Suppression is probably what we aim for in most diseases. For example the bacteria Salmonella which causes food poisoning: we know it’s around and causing illness amongst individuals; we treat cases; investigate where it may have come from; if we identify a source we put measures in place such as monitoring hygiene standards at a restaurant or removing potentially infectious chicken meat from a supermarket shelf. Each disease response differs depending on multiple factors relating to the organism in question.
Elimination is the local or regional absence of a disease. Australia has eliminated both Malaria and Measles, as examples. We do still see these diseases (rarely), but they are not transmitted locally, so they are considered eliminated. However they are both still of local public health significance. The mosquito species that transmits Malaria are found in parts of northern Australia. Theoretically, therefore, someone returning to Australia with Malaria could transmit to a mosquito vector which could then bite and infect a susceptible person. Similarly, particularly with waning vaccination rates, a traveler returning to Australia with infectious Measles could transmit the virus to others, leading to an outbreak of local transmission.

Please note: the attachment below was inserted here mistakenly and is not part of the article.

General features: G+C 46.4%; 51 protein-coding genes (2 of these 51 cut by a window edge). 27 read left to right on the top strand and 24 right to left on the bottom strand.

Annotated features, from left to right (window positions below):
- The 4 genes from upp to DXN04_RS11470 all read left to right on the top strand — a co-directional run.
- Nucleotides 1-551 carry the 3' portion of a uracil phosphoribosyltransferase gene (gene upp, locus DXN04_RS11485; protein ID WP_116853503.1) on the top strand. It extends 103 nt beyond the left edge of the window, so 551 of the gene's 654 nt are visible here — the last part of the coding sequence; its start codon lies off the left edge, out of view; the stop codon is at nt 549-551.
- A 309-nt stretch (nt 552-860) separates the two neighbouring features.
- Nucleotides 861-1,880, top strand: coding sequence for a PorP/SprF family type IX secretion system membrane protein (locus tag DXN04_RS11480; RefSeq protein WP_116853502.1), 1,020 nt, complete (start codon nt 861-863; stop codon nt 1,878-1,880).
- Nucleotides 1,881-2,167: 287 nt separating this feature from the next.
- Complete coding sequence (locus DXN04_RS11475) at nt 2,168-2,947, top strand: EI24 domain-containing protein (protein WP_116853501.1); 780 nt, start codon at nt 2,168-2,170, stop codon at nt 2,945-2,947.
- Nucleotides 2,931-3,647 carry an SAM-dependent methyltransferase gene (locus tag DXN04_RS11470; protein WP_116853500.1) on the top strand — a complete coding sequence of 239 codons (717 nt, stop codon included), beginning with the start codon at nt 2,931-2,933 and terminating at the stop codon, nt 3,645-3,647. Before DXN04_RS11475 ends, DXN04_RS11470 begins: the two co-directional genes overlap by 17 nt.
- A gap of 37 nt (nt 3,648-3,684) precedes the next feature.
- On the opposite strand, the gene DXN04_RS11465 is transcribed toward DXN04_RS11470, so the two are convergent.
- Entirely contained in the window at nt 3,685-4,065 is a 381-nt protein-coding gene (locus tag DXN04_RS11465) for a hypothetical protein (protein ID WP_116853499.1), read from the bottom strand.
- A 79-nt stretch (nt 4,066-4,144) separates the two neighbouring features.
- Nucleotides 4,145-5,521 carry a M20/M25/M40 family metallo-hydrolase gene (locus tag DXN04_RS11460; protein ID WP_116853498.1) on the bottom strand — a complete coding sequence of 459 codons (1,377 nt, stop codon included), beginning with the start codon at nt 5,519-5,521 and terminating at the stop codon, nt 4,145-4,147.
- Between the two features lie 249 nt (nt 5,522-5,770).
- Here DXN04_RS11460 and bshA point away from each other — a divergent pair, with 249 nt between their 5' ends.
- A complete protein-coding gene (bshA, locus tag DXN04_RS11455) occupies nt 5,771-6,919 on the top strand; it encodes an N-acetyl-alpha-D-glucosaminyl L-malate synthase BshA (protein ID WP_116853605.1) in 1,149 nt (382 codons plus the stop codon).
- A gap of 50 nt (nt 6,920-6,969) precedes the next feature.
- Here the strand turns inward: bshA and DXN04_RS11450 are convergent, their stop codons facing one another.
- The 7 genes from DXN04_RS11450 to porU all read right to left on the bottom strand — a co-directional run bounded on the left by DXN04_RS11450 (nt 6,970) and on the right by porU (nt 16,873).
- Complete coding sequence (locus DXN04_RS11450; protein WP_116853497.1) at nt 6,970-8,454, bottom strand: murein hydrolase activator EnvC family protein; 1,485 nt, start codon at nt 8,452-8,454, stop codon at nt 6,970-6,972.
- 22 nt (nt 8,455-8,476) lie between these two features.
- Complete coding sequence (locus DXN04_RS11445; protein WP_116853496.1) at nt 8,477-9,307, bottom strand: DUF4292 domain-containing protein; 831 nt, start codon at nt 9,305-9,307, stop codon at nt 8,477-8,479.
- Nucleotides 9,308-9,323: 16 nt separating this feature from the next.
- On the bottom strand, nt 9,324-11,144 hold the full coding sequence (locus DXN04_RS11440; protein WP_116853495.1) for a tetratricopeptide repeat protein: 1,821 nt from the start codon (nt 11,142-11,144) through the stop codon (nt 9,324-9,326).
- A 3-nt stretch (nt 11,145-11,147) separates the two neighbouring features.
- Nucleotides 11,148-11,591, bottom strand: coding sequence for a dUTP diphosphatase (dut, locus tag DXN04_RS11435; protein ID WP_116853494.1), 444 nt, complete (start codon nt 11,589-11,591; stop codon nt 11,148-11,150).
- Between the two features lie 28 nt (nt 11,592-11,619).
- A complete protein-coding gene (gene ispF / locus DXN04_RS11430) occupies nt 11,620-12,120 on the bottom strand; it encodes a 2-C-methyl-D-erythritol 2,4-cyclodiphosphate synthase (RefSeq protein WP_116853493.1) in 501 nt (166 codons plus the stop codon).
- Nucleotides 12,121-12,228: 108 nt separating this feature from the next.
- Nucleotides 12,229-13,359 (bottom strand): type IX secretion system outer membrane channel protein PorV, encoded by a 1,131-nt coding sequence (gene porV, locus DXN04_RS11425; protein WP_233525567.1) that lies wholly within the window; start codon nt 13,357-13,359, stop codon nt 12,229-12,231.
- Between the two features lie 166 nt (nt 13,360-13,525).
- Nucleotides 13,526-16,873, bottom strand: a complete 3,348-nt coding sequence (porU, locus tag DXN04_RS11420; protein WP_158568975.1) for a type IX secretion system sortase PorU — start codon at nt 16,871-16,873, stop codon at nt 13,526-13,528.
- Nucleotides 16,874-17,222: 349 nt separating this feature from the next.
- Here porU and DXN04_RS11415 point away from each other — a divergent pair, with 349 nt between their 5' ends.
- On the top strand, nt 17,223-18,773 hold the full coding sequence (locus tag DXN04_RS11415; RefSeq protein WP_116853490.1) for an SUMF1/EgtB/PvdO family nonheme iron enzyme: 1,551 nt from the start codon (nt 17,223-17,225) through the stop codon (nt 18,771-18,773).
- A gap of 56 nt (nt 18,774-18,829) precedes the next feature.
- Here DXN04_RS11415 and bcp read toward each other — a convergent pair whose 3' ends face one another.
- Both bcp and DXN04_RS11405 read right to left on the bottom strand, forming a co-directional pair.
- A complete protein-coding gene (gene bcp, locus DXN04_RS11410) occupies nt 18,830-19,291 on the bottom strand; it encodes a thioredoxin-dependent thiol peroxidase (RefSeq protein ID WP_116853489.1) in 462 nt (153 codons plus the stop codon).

The only infectious disease to have achieved global eradication is Smallpox. Eradication was declared in 1980, over two hundred years after the first Smallpox vaccine was administered in 1796 and found to have worked. The world is now on the cusp of eradicating Polio, which has been effectively vaccine preventable since the 1950s. Polio vaccination was possible since the 1930s but paralysis and death in at least 15 vaccine trial recipients led to a twenty year hiatus in further vaccine trials, which is an example of the negative influence (rightly or wrongly) that fear can have on the capacity of public health interventions.